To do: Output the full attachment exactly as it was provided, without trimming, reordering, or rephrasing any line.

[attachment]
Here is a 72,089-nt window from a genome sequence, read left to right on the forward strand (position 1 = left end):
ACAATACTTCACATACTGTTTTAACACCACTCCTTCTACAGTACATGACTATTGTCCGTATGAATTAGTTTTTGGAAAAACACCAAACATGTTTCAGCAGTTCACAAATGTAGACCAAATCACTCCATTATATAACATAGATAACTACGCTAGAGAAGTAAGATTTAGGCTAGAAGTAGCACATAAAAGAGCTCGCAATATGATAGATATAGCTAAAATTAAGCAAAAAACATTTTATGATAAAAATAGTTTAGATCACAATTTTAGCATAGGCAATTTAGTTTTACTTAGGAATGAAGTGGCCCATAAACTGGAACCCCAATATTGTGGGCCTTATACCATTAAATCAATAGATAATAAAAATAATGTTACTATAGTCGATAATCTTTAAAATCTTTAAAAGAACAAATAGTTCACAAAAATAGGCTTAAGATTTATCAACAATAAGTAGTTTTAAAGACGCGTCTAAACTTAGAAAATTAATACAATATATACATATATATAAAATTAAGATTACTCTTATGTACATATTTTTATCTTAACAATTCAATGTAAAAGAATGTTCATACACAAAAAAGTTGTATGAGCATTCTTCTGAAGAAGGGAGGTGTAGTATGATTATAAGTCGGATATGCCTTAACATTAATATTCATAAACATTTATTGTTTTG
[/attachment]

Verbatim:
Here is a 72,089-nt window from a genome sequence, read left to right on the forward strand (position 1 = left end):
ACAATACTTCACATACTGTTTTAACACCACTCCTTCTACAGTACATGACTATTGTCCGTATGAATTAGTTTTTGGAAAAACACCAAACATGTTTCAGCAGTTCACAAATGTAGACCAAATCACTCCATTATATAACATAGATAACTACGCTAGAGAAGTAAGATTTAGGCTAGAAGTAGCACATAAAAGAGCTCGCAATATGATAGATATAGCTAAAATTAAGCAAAAAACATTTTATGATAAAAATAGTTTAGATCACAATTTTAGCATAGGCAATTTAGTTTTACTTAGGAATGAAGTGGCCCATAAACTGGAACCCCAATATTGTGGGCCTTATACCATTAAATCAATAGATAATAAAAATAATGTTACTATAGTCGATAATCTTTAAAATCTTTAAAAGAACAAATAGTTCACAAAAATAGGCTTAAGATTTATCAACAATAAGTAGTTTTAAAGACGCGTCTAAACTTAGAAAATTAATACAATATATACATATATATAAAATTAAGATTACTCTTATGTACATATTTTTATCTTAACAATTCAATGTAAAAGAATGTTCATACACAAAAAAGTTGTATGAGCATTCTTCTGAAGAAGGGAGGTGTAGTATGATTATAAGTCGGATATGCCTTAACATTAATATTCATAAACATTTATTGTTTTG